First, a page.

France Spells Out EV-Charging Safety Recommendations

The guidelines on recharging EVs have been shared with operators of parking facilities, auto makers and the electric industry and “will be imposed.”

William Diem, Correspondent

June 29, 2011

3 Min Read
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PARIS – Electric-vehicle recharging points in underground parking lots should be 15 m (46 ft.) apart, and cables furnished with cars that can plug into ordinary 230V sockets need to limit electric flow to 12 amps, meaning an average of 12 hours for a full recharge, the French ministry for the environment says in newly released EV safety recommendations.

A report on the history of fires and explosions involving lithium-ion batteries dated last fall but published June 20 concludes that “risk management of fires in confined areas is more delicate than in open areas” because discovery can be delayed, fires spread more easily and the thermal and chemical impacts are potentially more intense.

One of the accidents reviewed by the team from Ineris, the national institute for industrial risk environment, was at the SECMA minicar factory in France. A fire that started during the recharging of one vehicle in April 2009 spread quickly to others nearby, aided by the fact the body panels were plastic compositions.

While powerful batteries don’t contain as much energy as liquid fuels, the auto industry and governments have had 100 years to develop safety procedures. The Li-ion battery business is much younger. During 2006-2007, Sony, Sanyo and Matsushita paid at least $600 million to recall Li-ion batteries for portable computers that caused occasional fires, and the danger of a problem was 1 in 200,000.

The study of past accidents indicates lithium battery accidents have occurred where they are manufactured, as they are transported, as they are used and when they are recycled.

The Ministry of Ecology, Sustainable Development, Transport and Lodging remains optimistic about the potential of EVs, but wants to be sure they are used safely when they begin to arrive in volume next year in France.

Full recharge to take 12 hours with standard 230V socket under new French rules.

“The deployment of electric vehicles and plug-in hybrids is an economic and environmental opportunity for France,” the ministry says. “Besides the advantage of the ecological footprint, the no-carbon vehicle represents a market valued between E20 billion and E50 billion ($30 billion-$70 billion) from 2020 in Europe (E7.5 billion [$10 billion] in France).

“The national plan for the development of this industry envisions having 2 million vehicles of this type on the road in 2020.”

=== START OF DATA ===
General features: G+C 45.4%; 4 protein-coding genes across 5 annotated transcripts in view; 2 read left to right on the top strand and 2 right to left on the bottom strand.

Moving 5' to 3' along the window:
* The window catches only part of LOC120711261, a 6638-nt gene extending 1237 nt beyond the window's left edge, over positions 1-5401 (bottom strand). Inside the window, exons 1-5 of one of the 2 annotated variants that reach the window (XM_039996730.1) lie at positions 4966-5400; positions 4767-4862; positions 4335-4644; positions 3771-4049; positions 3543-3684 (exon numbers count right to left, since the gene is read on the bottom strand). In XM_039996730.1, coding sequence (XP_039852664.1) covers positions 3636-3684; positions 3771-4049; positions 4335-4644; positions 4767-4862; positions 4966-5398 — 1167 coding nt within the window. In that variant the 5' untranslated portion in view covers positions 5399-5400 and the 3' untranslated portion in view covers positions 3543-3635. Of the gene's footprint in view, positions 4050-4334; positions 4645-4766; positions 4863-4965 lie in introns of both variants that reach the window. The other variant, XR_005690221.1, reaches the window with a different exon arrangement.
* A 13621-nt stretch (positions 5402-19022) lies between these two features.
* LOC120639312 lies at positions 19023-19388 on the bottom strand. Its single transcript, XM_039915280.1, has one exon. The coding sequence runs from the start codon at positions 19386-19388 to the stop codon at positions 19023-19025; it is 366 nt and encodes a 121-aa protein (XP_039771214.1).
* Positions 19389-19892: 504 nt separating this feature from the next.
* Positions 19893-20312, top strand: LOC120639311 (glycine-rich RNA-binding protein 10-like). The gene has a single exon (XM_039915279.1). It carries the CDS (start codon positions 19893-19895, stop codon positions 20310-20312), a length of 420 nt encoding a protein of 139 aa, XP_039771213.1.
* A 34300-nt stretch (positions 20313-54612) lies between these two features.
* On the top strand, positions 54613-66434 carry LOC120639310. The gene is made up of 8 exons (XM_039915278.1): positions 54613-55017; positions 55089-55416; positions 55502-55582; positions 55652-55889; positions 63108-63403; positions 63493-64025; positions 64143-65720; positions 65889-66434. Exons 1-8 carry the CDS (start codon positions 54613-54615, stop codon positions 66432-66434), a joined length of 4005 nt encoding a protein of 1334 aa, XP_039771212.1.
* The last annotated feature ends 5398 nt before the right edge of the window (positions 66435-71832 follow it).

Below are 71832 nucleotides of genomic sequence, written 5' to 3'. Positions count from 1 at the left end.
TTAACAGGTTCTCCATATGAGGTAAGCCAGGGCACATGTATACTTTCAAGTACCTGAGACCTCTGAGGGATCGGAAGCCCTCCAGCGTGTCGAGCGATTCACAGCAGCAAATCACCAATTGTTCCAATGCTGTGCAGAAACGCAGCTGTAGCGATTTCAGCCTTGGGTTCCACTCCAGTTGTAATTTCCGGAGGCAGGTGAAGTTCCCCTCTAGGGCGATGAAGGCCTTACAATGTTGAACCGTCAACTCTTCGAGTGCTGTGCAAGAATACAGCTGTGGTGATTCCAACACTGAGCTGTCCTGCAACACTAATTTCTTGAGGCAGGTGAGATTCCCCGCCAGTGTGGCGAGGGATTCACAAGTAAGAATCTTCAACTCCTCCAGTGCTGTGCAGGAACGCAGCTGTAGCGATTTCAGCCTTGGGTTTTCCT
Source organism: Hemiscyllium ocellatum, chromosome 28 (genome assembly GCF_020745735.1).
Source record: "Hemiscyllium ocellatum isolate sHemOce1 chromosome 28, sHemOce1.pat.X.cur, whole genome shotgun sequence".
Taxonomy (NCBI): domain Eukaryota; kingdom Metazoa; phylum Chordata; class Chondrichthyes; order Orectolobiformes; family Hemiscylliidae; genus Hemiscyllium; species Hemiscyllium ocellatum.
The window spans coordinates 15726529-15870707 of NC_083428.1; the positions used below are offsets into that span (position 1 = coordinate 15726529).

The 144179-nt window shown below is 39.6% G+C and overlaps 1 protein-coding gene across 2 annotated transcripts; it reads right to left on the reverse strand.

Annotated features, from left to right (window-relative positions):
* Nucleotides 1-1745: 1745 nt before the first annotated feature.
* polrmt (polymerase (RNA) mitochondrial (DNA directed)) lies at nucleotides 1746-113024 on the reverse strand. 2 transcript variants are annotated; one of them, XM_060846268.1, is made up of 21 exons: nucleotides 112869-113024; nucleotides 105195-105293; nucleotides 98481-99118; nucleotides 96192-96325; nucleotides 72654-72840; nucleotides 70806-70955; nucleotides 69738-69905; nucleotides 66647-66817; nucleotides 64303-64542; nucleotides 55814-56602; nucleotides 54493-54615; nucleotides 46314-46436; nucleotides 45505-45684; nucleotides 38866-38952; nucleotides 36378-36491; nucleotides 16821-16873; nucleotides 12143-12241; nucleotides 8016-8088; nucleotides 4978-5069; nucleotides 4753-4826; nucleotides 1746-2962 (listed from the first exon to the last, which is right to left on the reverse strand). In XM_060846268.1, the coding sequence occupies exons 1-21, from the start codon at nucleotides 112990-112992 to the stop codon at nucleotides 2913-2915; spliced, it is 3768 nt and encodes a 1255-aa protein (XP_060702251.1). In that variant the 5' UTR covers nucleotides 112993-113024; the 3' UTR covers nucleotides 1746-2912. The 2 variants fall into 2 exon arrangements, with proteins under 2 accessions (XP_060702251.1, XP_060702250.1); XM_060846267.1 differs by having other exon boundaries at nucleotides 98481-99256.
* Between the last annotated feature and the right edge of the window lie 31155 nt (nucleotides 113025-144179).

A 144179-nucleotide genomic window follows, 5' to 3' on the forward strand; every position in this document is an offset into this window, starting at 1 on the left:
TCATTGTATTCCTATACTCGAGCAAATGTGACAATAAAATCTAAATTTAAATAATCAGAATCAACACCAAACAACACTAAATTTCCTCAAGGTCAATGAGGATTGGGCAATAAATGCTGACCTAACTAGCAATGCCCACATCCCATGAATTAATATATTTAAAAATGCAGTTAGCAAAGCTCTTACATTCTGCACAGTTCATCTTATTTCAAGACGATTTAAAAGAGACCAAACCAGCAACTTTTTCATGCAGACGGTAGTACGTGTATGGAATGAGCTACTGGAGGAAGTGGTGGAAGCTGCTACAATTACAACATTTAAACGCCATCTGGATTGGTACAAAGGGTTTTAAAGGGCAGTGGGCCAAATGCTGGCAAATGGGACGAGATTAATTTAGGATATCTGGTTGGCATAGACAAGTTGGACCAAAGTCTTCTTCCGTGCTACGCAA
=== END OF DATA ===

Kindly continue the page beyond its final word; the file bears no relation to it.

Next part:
A spokeswoman for Minister Nathalie Kosciusko-Morizet says the recommendations on recharging EVs have been shared with operators of parking facilities, auto makers and the electric industry. While they are for the moment recommendations, she says, “They will be imposed.”

Operators of underground parking facilities have four options:

  • Limit recharging points to one per floor.

  • Locate recharging points 15 m apart.

  • Put sockets closer together but in a semi-confined space.

  • Separate vehicles being recharged with fire-walls.

For private individuals, the ministry wants to limit accidents by restricting the recharging power unless the socket involved has been verified, suggesting:

  • Charging at ordinary unverified sockets be limited to 12 amps.

  • For a socket that has been inspected and verified, 13 amps would be permitted, for a 10-hour recharge.

  • For a dedicated charging point with built-in safety features, which the EDF electric company has proposed to install for about E300 ($420), the charge could be at 16 amps, for an 8-hour average recharge.

Auto makers will be obliged to furnish recharging cables compatible with any socket in France and that have internal electronic controls that limit a recharge to 12 amps.

The ministry says its recommendations will allow people to prepare for the launch of large numbers of EVs, and that experience with real EVs will lead to a better understanding of the risks and the requirements for safety.

“Other steps will follow depending on the evolution of technology, what we learn and the need to adapt recommendations.”

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